Romero’s bull-fighting gave real emotion, because he kept the absolute purity of line in his movements and always quietly and calmly let the horns pass him close each time. He did not have to emphasize their closeness.
Ernest Hemingway, The Sun Also Rises, Ch. 15.
Early one afternoon in Valencia we toured the bullfighting museum. It is located adjacent to the city’s old bullfighting ring, the Plaza de Tores
Originally built in the 1850s and now lovingly restored, the Plaza de Tores is a single-purpose facility.
The beautiful stadium is not used for soccer matches or rock concerts, nor for any other function, except bullfighting.
Later we saw, although we did not tour, Seville’s bullfighting arena, the Plaza de toros de la Real Maestranza de Caballería de Sevilla.
There are people who think that bullfighting in Spain is a thing of the past.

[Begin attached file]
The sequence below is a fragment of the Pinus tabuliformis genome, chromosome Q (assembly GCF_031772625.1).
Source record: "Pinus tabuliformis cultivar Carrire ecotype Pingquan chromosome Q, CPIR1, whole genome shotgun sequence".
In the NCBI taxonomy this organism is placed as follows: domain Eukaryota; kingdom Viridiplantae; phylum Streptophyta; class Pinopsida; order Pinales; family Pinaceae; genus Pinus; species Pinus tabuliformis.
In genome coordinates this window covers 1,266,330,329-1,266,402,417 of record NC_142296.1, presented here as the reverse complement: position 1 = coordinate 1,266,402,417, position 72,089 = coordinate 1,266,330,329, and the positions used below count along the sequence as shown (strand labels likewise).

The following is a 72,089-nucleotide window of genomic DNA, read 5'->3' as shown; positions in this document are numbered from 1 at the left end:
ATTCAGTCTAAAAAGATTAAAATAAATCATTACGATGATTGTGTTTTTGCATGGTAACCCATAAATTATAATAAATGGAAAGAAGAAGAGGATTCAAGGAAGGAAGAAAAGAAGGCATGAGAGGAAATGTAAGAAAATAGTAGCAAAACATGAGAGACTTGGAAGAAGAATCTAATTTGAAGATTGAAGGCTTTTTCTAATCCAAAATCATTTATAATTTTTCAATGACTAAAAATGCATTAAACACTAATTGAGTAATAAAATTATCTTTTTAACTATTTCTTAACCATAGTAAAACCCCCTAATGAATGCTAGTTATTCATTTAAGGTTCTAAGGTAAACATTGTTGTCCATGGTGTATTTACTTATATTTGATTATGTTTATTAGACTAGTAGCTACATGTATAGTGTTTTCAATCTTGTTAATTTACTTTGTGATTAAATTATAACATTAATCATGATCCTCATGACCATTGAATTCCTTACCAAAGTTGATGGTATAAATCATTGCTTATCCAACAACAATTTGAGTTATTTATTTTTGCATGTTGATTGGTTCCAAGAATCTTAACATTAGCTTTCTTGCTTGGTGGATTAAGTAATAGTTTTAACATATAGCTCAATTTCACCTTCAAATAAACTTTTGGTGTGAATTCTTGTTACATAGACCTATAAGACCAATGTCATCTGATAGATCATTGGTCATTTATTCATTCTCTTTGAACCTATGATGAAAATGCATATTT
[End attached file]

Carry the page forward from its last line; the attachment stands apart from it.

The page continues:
We used to be among them.
But we learned differently during our visit to Spain.
The continued vitality of bullfighting in Spain is not to be doubted.
Many people, like Hemingway, love bullfighting.
Others, perhaps especially foreigners, tend to identify more with Robert Cohn, the antagonist in The Sun Also Rises, who found it cruel and gruesome.
In any event, we did not attend an actual bullfight during our visit to Spain.
We were content to tour the bullfighting museum in Valencia, and admire the portraits and statues of the slender, graceful matadors, both in Valencia and in other cities we visited in Spain.
We also watched a bullfight on television. We happened upon the broadcast at a taberna in Seville, although the match was in Madrid.
One aspect of the bullfight that will stay with us is the danger it poses to the matadors.
Even the most skilled among them are vulnerable to being gored by the fierce bulls.
At the museum in Valencia, we read about several matadors over the past 100 years who died in the ring, including two brothers.
We can certainly understand why the Spanish admire the grace, the daring, the skill and the pure physical courage of their matadors.